Higher Education and Social Transformation: South Africa Case Study

Policy Brief


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University of Cape Town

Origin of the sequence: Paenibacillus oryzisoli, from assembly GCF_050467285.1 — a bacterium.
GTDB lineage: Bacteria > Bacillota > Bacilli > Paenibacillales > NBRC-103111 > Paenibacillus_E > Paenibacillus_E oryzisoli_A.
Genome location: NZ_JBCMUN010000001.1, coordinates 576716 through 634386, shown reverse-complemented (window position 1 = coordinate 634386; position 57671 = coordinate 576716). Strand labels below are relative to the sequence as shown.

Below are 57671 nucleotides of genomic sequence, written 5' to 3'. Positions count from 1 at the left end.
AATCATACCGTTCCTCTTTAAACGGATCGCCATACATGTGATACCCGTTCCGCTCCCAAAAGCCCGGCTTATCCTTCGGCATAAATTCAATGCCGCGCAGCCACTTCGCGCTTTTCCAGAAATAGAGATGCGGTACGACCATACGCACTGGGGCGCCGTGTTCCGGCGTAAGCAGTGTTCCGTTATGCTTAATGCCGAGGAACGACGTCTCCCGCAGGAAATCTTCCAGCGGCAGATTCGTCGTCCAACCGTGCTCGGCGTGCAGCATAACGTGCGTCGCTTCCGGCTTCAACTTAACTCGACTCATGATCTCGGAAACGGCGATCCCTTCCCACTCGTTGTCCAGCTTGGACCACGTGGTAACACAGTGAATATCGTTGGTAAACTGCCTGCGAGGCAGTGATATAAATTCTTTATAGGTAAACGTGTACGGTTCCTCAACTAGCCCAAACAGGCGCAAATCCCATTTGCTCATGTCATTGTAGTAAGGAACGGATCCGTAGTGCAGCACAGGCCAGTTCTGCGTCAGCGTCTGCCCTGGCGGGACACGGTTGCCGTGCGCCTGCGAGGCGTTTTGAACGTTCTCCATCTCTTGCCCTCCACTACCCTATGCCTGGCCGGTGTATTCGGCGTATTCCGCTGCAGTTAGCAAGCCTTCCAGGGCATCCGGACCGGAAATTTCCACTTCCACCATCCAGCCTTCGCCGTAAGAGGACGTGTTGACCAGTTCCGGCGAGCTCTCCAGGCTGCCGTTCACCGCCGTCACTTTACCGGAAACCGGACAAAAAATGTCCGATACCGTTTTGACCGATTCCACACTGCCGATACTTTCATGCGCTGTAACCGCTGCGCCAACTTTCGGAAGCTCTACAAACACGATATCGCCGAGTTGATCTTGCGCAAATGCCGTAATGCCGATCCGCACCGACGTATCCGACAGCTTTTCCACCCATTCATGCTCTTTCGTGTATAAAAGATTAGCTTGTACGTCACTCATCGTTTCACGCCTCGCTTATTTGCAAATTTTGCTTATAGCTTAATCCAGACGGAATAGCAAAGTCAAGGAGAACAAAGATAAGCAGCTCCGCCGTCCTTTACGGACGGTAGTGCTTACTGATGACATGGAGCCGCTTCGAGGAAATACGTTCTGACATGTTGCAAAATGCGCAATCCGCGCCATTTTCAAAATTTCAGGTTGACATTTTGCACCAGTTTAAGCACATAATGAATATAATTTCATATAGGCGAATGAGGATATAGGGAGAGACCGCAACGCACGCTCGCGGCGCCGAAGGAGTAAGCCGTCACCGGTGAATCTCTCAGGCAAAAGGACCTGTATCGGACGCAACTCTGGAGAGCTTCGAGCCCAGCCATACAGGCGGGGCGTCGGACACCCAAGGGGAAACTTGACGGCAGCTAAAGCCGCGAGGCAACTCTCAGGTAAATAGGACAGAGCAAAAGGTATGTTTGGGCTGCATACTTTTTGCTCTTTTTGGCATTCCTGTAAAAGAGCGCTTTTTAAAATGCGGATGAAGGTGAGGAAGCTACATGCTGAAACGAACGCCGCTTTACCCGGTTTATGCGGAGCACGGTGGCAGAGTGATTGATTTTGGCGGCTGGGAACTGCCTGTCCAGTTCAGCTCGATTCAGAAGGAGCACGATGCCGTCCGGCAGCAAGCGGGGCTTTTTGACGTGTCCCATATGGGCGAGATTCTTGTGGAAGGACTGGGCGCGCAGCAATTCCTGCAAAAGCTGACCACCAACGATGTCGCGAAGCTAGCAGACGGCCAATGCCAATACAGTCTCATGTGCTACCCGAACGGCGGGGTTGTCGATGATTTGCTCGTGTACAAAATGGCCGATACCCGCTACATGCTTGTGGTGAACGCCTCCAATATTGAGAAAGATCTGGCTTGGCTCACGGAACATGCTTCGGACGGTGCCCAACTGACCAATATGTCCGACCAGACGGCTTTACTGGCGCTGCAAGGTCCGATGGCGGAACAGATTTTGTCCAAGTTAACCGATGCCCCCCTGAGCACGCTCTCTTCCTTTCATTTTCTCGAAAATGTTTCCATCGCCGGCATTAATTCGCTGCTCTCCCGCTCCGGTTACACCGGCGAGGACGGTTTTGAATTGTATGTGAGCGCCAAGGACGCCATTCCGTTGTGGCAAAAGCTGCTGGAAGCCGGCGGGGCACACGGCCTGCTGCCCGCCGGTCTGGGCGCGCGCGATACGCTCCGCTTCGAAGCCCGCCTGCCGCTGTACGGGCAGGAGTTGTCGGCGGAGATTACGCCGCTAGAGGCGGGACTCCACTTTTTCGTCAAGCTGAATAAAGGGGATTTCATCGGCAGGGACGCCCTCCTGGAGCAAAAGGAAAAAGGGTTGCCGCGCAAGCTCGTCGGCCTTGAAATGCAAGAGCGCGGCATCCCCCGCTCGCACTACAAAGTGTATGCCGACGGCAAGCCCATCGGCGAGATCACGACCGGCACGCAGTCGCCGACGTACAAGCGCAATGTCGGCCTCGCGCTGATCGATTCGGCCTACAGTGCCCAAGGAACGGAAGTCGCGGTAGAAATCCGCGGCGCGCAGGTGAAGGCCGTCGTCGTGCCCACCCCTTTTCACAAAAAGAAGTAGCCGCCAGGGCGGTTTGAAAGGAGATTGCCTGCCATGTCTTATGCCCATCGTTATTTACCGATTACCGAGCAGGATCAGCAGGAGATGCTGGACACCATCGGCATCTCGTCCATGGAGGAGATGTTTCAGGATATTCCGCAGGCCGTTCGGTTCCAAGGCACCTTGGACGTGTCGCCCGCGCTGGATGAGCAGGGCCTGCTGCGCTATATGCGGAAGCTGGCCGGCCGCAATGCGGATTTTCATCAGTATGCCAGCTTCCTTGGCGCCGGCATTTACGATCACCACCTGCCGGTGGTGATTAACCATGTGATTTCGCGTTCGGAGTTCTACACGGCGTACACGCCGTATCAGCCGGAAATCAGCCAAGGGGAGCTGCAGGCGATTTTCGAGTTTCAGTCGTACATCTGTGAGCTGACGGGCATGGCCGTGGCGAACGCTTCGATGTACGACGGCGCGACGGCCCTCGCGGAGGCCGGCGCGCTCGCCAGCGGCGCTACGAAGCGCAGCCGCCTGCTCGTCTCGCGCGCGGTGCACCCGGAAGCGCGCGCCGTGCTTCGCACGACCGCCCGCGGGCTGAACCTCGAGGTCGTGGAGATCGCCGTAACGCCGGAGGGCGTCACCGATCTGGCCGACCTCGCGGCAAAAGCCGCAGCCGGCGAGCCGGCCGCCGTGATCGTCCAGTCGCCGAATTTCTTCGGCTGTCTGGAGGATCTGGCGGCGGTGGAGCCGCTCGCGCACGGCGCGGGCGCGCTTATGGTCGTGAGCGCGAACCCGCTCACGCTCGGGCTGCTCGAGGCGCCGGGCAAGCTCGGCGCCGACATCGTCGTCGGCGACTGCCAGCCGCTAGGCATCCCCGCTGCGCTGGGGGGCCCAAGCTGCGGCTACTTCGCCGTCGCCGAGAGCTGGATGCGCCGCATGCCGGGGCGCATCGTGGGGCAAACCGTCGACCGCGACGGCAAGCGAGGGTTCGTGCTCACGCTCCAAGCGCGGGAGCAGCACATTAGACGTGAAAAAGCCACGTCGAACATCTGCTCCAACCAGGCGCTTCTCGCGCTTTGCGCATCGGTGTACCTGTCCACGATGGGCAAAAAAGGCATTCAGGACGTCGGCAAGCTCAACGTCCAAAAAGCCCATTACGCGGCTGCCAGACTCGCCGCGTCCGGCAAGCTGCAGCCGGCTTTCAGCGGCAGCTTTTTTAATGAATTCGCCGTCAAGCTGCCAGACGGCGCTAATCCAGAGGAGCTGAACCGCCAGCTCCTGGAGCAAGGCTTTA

This paper advances and draws on the following four propositions. First, in analysing the role of universities in social transformation there is a need to draw a distinction between the pre- and post-Apartheid periods; the former focuses on practices of resistance to the Apartheid regime and the latter on constituting a democratic polity in part by addressing Apartheid legacies. The second draws attention to the unintended consequences of National Party policy. It established black universities to produce passive elites to administer ethnic political institutions but created instead terrains that established a vibrant oppositional student movement and other forms of resistance within and related to the higher education sector. Third, in the post 1994 period the position of the state towards the role of universities and social transformation is derived from a policy inevitably open to reading in two opposing ways. The state demands that universities contribute towards economic and socio-political transformation, yet the nature of the transition from Apartheid to a democratic regime, its macro-economic state policies, and the constraints of globalisation have led to two opposing tendencies. In the first, universities are expected to perform as viable “corporate enterprises” producing graduates to help steer South Africa into a competitive global economy. In the second, universities are expected to serve the public good and produce critical citizens for a vibrant democratic society. To be sure these two tendencies need not be inherently contradictory, yet they do contain in a country with deep class, race and gender divisions the possibility of pulling in opposite directions. Last, when we consider universities as intrinsic sites of civil society, then the focus on the relationship between the state and civil society can be used to better illuminate some of the problems associated with the role of universities in the post-Apartheid system. While the ANC controlled state actively pursues a transformative agenda, institutions of civil society continue to be sites of ongoing contestation and remain more reticent to change. Universities, like other civil society institutions, if they are not simplistically conceived as monolithic coherent blocs, but as constituted by different constituencies (faculty, departments, students, administrators, workers, etc.) allows us to see how various sectors could function in contradictory ways - reproducing, eroding, transforming or remaining consciously oblivious to inherited and prevailing social relations.